A Circuit from Arnside including, Middlebarrow Wood, the Fairy Steps and Dallam Park.

Start, Arnside.

Route. Arnside - Ash Meadow - Grubbins Wood - New Barns - White Creek - Arnside Point - Park Point - Far Arnside - Holgates - Arnside Tower - Middlebarrow Wood - Black Dyke - Hazelslack - Underlaid Wood - Fairy Steps - Beetham - Heron Corn Mill - Dallam Park - North Lodge - Park Road - Dallam Park - Park Road - Sandside - Arnside/Hincaster Railway - Arnside.

Notes. I'm back in Arnside today to complete the walk we abandoned last weekend, the weather's considerably better, no problems parking, the place was void of people and I've made my own lunch, no stale sandwiches today. To cut a long story short I followed almost exactly the same route to Hagg Wood, so lets pick up the tale there.

Just before the entrance to Hagg Wood a finger-post invited me to pass under the railway line, Hazelslack and the Fairy Steps being the promised destination, yellow arrows guided me through long abandoned salt pits, I alighted into Black Dyke Road near the junction with Carr Bank Road. A finger-post invited me to Hazelslack, through scrub land then grass land I wandered before reaching Hazelslack Farm and Tower, here I turned right to access the old Corps Road leading from Arnside to Beetham, this carried me east to the Fairy Steps as it had corpses for many centuries. On reaching the Fairy Steps I sat down to admire the views and enjoy lunch. Lunch over I headed east, way-marked paths guided me over Betham Fell, through dense woodland I strolled passing an abandoned cottage before exiting the woods above Beetham, a short descent through a meadow saw me step into Church Street. I turned left away from the village, after two hundred yards a footpath emerged from my right, I followed this between hedge rows and dry stone walls, it lead to a dusty car park, you're welcome to leave the car here to enjoy some rambling in the area, or maybe pay a visit to the Heron Corn Mill.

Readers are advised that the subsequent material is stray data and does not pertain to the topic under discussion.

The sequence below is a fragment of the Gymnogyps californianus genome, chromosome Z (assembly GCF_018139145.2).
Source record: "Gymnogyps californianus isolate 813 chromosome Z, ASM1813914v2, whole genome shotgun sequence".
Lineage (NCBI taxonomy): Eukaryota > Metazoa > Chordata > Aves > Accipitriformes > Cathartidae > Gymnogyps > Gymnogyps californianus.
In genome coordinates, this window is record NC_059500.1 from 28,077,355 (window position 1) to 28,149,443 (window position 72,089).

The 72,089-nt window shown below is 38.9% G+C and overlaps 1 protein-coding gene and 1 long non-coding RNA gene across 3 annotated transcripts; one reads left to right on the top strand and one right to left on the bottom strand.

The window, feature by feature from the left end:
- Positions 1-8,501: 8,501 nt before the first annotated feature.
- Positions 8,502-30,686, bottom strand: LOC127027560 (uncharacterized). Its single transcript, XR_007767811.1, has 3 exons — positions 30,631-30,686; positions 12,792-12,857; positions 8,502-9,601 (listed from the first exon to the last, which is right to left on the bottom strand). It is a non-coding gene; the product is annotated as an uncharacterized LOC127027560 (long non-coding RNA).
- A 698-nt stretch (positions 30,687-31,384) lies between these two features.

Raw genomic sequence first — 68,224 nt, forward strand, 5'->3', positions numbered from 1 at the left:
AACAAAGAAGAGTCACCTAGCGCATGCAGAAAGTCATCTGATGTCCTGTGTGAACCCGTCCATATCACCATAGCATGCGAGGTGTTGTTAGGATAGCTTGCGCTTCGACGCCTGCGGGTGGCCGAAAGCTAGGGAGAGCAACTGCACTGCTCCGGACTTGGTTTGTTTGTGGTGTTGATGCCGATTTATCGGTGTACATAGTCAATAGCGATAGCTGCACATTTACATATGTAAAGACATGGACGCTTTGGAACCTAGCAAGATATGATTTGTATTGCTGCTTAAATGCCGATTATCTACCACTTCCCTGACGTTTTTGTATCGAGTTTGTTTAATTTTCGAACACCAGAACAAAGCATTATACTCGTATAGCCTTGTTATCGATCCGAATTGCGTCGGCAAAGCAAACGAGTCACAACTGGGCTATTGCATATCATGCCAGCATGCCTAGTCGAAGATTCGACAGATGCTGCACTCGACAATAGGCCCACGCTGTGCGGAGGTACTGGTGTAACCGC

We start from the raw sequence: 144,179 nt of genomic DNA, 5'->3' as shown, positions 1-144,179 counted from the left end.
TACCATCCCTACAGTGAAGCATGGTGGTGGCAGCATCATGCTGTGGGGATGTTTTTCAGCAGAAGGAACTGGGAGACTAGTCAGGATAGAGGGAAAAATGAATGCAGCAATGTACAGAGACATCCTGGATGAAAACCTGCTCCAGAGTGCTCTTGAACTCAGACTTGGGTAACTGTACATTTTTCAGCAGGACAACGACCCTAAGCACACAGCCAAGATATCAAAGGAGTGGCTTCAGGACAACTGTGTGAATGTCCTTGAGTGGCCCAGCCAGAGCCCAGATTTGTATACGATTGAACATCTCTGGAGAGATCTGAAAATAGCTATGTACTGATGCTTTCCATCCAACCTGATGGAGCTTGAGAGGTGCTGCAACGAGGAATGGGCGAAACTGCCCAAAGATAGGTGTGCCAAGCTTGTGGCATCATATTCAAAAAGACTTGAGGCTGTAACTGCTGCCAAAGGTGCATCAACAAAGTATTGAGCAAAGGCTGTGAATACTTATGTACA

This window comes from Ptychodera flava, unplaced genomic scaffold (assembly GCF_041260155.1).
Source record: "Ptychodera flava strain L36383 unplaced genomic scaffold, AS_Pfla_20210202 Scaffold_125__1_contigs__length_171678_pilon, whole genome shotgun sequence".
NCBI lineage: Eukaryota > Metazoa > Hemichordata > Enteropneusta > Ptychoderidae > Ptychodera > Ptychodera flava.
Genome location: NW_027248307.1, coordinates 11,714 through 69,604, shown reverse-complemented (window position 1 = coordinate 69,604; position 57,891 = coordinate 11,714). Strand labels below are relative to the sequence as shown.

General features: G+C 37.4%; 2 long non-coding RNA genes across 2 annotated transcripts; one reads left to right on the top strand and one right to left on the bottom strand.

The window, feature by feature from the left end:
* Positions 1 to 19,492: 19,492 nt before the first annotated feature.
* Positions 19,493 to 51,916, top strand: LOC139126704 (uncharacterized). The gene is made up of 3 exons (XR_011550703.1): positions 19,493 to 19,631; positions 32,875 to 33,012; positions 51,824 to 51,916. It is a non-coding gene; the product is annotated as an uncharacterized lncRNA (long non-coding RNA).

To the north of the car park a gate and stile allows access to Dallam Park, I entered this delectable dear park, a way-marked path carried me up hill over a ha-ha, a Victorian method of walling without ruining the lines of the park land, passed the 18th century dear house then down to the banks of the River Bela. With the river as my guide I wandered to the estuary, the start of a long but interesting walk back to Arnside. I first ascended to the track bed of the disused Arnside/Hincaster railway, this carried me south, after crossing Park Road I followed the lane to the left of the small business park, passing some impressive restored industrial lime kilns before reaching a footpath and accompanying finger-post, I followed this short stretch of path to the Sandside sea front. With the estuary to my right I wandered south, tarmac soon gave way to grass as I stepped back onto the old track bed for the final stretch of easy walking back to Arnside.

view route map.


The Compensation Pier at Arnside, built in 1860 by the Ullverston and Lancaster Railway Company as part recompense for the affect of the railway viaduct, in 1857 this isolated the Port of Milnthorpe.

Viewing Whitbarrow from Arnside.

Across the estuary the white washed buildings of Grange over Sands.

Seen from Arnside Point, Frith Wood across the sea washed turf at White Creek.

The cliff top path where the woodland of Arnside Park gives way to the shifting sands of Morecambe Bay.

Approaching the holiday village at Far Arnside with stunning views across Morecambe Bay.

On the edge of Middlebarrow Wood with Arnside Tower to my back, viewing Underlaid Wood home to the Fairy Steps and my intended lunch stop.

Thick green spines replace leafs, at this time of year a wonderful display of yellow flowers, the humble Gorse.

Hazelslack Tower the once fortified wing of a 14th century farm house.

Seen from the first tier of the Whin Scar cliffs, Hampsfell across upper Morecambe Bay.

Fairy Steps, ascend without touching the sides and your wishes will come true.

Above the Fairy Steps looking to Arnside Knott.

From the same spot, my cafe stop, the Kent Viaduct backed by Hampsfell and Grange over Sands.

The ruined cottage in the woods on Beetham Fell.

Ha-ha, a method of dividing the park land without ruining it's lines.

The blue/grey hills of Lakeland seen from my descent to the River Bela.

Dallam Tower backed by Whitbarrow.

Above the weir in Dallam Park with wonderful views across the flatlands of Heversham Mosses

The relics of a once industrial past, a restored lime burning oven at Sandside.

Wandering through the pages of the history books, the sea front at Sandside, this was once the Port of Milnthorpe, ships would sail up the estuary at high tide then unload at low water, their cargo transported to the warehouses in Milnthorpe by horse drawn carts, it's ironic as you look down the estuary clearly visible is the beast that killed the port, the Kent Viaduct.

Rising above the salt marsh Arnside Knott.

Viewing the Kent Viaduct from the end of the Sandside sea front.

Seen from the Arnside/Hincaster track bed the White Scar face of Whitbarrow, anyone in Lyth Valley's getting a bit of a soaking at this moment.

Easy walking at the end of the day, the once Arnside/Hincaster Railway.

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